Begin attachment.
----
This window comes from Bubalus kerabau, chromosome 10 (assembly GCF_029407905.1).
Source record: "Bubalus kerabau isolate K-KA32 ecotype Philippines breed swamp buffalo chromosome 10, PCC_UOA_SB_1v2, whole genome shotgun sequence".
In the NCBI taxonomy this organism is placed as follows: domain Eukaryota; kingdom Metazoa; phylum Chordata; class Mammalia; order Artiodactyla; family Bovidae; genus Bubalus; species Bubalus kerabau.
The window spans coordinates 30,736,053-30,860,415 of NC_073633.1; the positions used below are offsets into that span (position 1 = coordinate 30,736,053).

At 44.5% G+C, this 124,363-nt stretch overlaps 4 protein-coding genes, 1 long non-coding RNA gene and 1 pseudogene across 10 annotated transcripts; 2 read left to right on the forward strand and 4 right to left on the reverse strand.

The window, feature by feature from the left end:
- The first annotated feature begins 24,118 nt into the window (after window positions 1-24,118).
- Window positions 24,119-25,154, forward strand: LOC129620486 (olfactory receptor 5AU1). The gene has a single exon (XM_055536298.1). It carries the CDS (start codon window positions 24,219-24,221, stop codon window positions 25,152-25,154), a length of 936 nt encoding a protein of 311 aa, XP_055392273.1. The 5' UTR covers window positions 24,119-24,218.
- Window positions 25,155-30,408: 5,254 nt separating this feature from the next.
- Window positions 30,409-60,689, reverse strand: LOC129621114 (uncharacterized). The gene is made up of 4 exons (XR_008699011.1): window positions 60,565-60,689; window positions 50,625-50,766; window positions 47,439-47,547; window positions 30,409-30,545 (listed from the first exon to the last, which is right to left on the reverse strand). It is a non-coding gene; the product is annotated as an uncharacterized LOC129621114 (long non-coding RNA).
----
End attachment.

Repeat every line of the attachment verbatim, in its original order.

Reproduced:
This window comes from Bubalus kerabau, chromosome 10 (assembly GCF_029407905.1).
Source record: "Bubalus kerabau isolate K-KA32 ecotype Philippines breed swamp buffalo chromosome 10, PCC_UOA_SB_1v2, whole genome shotgun sequence".
In the NCBI taxonomy this organism is placed as follows: domain Eukaryota; kingdom Metazoa; phylum Chordata; class Mammalia; order Artiodactyla; family Bovidae; genus Bubalus; species Bubalus kerabau.
The window spans coordinates 30,736,053-30,860,415 of NC_073633.1; the positions used below are offsets into that span (position 1 = coordinate 30,736,053).

At 44.5% G+C, this 124,363-nt stretch overlaps 4 protein-coding genes, 1 long non-coding RNA gene and 1 pseudogene across 10 annotated transcripts; 2 read left to right on the forward strand and 4 right to left on the reverse strand.

The window, feature by feature from the left end:
- The first annotated feature begins 24,118 nt into the window (after window positions 1-24,118).
- Window positions 24,119-25,154, forward strand: LOC129620486 (olfactory receptor 5AU1). The gene has a single exon (XM_055536298.1). It carries the CDS (start codon window positions 24,219-24,221, stop codon window positions 25,152-25,154), a length of 936 nt encoding a protein of 311 aa, XP_055392273.1. The 5' UTR covers window positions 24,119-24,218.
- Window positions 25,155-30,408: 5,254 nt separating this feature from the next.
- Window positions 30,409-60,689, reverse strand: LOC129621114 (uncharacterized). The gene is made up of 4 exons (XR_008699011.1): window positions 60,565-60,689; window positions 50,625-50,766; window positions 47,439-47,547; window positions 30,409-30,545 (listed from the first exon to the last, which is right to left on the reverse strand). It is a non-coding gene; the product is annotated as an uncharacterized LOC129621114 (long non-coding RNA).